Francis Alÿs (b. 1959)
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Francis Alÿs (b. 1959)

Untitled (Original)

Details
Francis Alÿs (b. 1959)
Untitled (Original)
(i) inscribed with the artist's sketches (on the reverse)
(ii) signed and dated 'Francis Alÿs 1995' (on the stretcher)
oil and encaustic on linen on board, in two parts
each: 15 x 10 ¼in. (38 x 26cm.)
Executed in 1995
Provenance
Galleria Massimo de Carlo, Milan.
Acquired from the above by the present owner.
Literature
T. Vischer (ed.), Francis Alÿs: Sign Painting Project, Göttingen 2011 (illustrated in colour, p. 97).

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Lot Essay

‘The style of these paintings – and to some extent, its male character – was directly borrowed from street advertisements encountered in my neighbourhood in the Centro Histórico [in Mexico City]. These metal sheets painted by sign painters are propped on sidewalks or hung over storefronts and they immediately seduced me by the communicative power of their iconography.'
—FRANCIS ALŸS

Francis Alÿs’ Untitled (1995) is a stunning rare example of the artist’s Sign Painting Project: a diptych painted by the artist himself. One of the very few diptychs of the entire series painted by Alÿs alone, this work is among the very last entries in its set, representing a concluding vision of one of the project’s cycles of imagery. A symmetrical composition of captivating simplicity, rendered with the bright, blocky colours and idiosyncratic graphic clarity, the work presents a perplexing, strangely comic scene, as an anonymous man, his face half-obscured by the edge of the painting, clutches three pillows between his arms and legs.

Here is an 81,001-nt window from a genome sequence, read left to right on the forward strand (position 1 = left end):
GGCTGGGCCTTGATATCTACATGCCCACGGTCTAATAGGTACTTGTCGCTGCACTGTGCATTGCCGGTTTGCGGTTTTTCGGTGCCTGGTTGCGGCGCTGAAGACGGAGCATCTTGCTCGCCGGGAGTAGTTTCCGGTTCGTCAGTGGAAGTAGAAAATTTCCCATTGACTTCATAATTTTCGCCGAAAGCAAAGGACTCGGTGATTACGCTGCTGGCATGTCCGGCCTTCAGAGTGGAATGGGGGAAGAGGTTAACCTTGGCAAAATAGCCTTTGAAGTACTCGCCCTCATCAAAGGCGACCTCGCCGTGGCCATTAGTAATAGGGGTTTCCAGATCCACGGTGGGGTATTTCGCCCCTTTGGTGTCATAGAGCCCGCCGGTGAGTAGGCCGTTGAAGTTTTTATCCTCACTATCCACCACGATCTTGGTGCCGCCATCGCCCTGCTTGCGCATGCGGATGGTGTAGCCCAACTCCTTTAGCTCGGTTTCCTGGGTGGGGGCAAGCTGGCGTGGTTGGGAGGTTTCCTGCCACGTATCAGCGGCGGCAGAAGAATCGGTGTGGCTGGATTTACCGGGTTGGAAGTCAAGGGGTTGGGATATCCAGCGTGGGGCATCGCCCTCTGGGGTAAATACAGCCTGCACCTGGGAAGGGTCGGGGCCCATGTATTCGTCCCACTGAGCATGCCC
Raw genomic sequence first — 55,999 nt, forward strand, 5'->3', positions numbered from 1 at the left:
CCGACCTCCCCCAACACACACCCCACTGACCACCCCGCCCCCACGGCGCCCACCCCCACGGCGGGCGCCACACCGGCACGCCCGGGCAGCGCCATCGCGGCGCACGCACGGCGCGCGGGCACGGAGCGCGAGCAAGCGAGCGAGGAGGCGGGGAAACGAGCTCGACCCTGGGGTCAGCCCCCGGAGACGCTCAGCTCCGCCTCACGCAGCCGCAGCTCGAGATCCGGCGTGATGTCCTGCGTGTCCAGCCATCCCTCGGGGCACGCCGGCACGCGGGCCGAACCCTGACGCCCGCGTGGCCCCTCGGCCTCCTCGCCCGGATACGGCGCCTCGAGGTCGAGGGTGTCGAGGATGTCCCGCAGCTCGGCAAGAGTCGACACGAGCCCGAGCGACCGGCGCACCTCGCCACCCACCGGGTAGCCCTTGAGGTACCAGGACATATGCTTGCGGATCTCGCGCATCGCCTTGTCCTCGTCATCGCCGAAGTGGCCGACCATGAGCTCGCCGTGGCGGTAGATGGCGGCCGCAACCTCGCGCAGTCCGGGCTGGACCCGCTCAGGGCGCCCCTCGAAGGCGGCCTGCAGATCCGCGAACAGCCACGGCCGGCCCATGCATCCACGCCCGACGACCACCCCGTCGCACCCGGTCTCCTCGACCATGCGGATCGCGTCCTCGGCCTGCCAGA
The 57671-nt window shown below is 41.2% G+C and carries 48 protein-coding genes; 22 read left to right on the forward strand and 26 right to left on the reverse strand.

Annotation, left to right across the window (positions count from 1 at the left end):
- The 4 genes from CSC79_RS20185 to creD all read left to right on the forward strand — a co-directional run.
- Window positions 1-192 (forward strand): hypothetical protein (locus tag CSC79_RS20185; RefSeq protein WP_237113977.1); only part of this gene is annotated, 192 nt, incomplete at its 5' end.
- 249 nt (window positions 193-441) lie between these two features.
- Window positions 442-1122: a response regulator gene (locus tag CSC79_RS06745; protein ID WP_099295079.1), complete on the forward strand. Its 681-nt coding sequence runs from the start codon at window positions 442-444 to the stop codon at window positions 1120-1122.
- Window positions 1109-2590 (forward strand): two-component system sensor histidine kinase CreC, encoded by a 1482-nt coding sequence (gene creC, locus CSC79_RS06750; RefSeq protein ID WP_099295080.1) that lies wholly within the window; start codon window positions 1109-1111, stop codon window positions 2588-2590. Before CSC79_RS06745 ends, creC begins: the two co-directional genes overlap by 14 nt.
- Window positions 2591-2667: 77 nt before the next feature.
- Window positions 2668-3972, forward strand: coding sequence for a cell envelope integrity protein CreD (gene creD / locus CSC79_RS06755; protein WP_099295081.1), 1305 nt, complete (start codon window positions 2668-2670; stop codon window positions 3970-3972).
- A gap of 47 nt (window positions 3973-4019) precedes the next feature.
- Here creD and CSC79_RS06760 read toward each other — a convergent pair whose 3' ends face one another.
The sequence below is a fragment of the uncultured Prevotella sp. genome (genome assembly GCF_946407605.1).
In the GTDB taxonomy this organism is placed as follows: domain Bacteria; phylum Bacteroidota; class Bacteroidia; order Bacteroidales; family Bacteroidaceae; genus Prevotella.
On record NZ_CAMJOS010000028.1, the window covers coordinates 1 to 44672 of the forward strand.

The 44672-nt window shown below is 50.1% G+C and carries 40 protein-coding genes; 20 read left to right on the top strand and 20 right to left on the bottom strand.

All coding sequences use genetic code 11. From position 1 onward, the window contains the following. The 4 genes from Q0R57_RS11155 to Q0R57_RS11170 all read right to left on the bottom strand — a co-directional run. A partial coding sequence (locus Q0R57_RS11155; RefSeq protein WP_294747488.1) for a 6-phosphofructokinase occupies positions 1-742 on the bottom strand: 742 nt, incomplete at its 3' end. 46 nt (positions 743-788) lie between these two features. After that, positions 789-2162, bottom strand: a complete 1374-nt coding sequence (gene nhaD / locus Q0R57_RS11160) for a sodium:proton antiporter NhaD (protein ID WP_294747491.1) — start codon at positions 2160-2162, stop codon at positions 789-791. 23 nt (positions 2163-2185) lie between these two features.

Continued for several years during the mid-1990s, in Sign Painting Project Alÿs enlisted the help of Juan Garcia, Emilio Rivera and Enrique Huerta, three sign painters, or rótulistas, working in Mexico City; adopting the shared style of these commercial painters, distinctive to the city’s advertising boards and shop fronts, Alÿs initiated a communal project among the painters. Beginning with an original on canvas by Alÿs, the rótulistas would each produce a larger version of this painting on the metal sheets of their trade, while subtly changing some of its elements: over time, series of gradually altering paintings were painted. The works tend towards slightly surreal domestic scenes, always featuring a man in a suit – a figure derived from the sign-painters’ own practice of painting advertisements for tailors; they seem to offer oneiric reformulations of this desirable, aspirational figure, each instalment subtly shifting the physical emphasis of the painting.

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